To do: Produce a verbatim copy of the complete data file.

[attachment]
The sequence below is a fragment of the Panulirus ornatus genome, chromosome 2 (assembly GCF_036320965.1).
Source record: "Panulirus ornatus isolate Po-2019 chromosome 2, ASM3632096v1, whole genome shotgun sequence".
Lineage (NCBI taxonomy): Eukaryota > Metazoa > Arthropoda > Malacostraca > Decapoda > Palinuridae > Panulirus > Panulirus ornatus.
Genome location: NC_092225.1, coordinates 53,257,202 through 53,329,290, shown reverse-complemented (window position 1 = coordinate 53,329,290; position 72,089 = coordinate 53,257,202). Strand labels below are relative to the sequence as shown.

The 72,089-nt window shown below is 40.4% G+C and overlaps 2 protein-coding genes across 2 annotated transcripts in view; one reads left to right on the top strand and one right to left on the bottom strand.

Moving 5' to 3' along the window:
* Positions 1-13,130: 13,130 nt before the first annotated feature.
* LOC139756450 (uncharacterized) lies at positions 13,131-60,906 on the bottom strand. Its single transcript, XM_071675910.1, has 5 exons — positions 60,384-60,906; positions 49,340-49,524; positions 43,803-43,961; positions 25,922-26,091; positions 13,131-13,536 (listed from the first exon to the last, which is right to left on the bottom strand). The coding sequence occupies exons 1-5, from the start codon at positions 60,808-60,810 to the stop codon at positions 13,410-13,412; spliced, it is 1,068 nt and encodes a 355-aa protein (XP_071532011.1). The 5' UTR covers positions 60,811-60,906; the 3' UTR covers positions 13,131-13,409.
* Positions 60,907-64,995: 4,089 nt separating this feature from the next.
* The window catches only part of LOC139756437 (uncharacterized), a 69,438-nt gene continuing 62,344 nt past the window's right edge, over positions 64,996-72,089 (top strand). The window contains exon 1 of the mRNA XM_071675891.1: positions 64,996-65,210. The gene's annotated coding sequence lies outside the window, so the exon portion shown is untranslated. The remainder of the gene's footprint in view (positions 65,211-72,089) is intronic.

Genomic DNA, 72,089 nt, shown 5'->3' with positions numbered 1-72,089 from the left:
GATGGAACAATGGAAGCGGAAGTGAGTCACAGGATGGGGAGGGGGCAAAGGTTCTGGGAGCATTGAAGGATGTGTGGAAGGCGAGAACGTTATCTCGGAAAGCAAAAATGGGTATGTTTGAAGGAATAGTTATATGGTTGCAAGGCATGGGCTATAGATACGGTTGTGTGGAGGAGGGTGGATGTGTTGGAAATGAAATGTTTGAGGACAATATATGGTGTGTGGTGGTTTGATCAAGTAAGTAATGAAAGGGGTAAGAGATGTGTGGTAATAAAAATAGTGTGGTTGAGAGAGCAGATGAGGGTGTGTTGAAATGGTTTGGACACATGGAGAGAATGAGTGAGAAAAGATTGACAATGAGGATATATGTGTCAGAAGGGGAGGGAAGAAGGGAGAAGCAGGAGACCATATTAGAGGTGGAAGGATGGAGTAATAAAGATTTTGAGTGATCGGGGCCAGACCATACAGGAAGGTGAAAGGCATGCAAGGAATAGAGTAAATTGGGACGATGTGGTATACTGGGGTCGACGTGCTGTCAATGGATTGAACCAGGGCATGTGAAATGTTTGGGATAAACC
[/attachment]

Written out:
The sequence below is a fragment of the Panulirus ornatus genome, chromosome 2 (assembly GCF_036320965.1).
Source record: "Panulirus ornatus isolate Po-2019 chromosome 2, ASM3632096v1, whole genome shotgun sequence".
Lineage (NCBI taxonomy): Eukaryota > Metazoa > Arthropoda > Malacostraca > Decapoda > Palinuridae > Panulirus > Panulirus ornatus.
Genome location: NC_092225.1, coordinates 53,257,202 through 53,329,290, shown reverse-complemented (window position 1 = coordinate 53,329,290; position 72,089 = coordinate 53,257,202). Strand labels below are relative to the sequence as shown.

The 72,089-nt window shown below is 40.4% G+C and overlaps 2 protein-coding genes across 2 annotated transcripts in view; one reads left to right on the top strand and one right to left on the bottom strand.

Moving 5' to 3' along the window:
* Positions 1-13,130: 13,130 nt before the first annotated feature.
* LOC139756450 (uncharacterized) lies at positions 13,131-60,906 on the bottom strand. Its single transcript, XM_071675910.1, has 5 exons — positions 60,384-60,906; positions 49,340-49,524; positions 43,803-43,961; positions 25,922-26,091; positions 13,131-13,536 (listed from the first exon to the last, which is right to left on the bottom strand). The coding sequence occupies exons 1-5, from the start codon at positions 60,808-60,810 to the stop codon at positions 13,410-13,412; spliced, it is 1,068 nt and encodes a 355-aa protein (XP_071532011.1). The 5' UTR covers positions 60,811-60,906; the 3' UTR covers positions 13,131-13,409.
* Positions 60,907-64,995: 4,089 nt separating this feature from the next.
* The window catches only part of LOC139756437 (uncharacterized), a 69,438-nt gene continuing 62,344 nt past the window's right edge, over positions 64,996-72,089 (top strand). The window contains exon 1 of the mRNA XM_071675891.1: positions 64,996-65,210. The gene's annotated coding sequence lies outside the window, so the exon portion shown is untranslated. The remainder of the gene's footprint in view (positions 65,211-72,089) is intronic.

Genomic DNA, 72,089 nt, shown 5'->3' with positions numbered 1-72,089 from the left:
GATGGAACAATGGAAGCGGAAGTGAGTCACAGGATGGGGAGGGGGCAAAGGTTCTGGGAGCATTGAAGGATGTGTGGAAGGCGAGAACGTTATCTCGGAAAGCAAAAATGGGTATGTTTGAAGGAATAGTTATATGGTTGCAAGGCATGGGCTATAGATACGGTTGTGTGGAGGAGGGTGGATGTGTTGGAAATGAAATGTTTGAGGACAATATATGGTGTGTGGTGGTTTGATCAAGTAAGTAATGAAAGGGGTAAGAGATGTGTGGTAATAAAAATAGTGTGGTTGAGAGAGCAGATGAGGGTGTGTTGAAATGGTTTGGACACATGGAGAGAATGAGTGAGAAAAGATTGACAATGAGGATATATGTGTCAGAAGGGGAGGGAAGAAGGGAGAAGCAGGAGACCATATTAGAGGTGGAAGGATGGAGTAATAAAGATTTTGAGTGATCGGGGCCAGACCATACAGGAAGGTGAAAGGCATGCAAGGAATAGAGTAAATTGGGACGATGTGGTATACTGGGGTCGACGTGCTGTCAATGGATTGAACCAGGGCATGTGAAATGTTTGGGATAAACC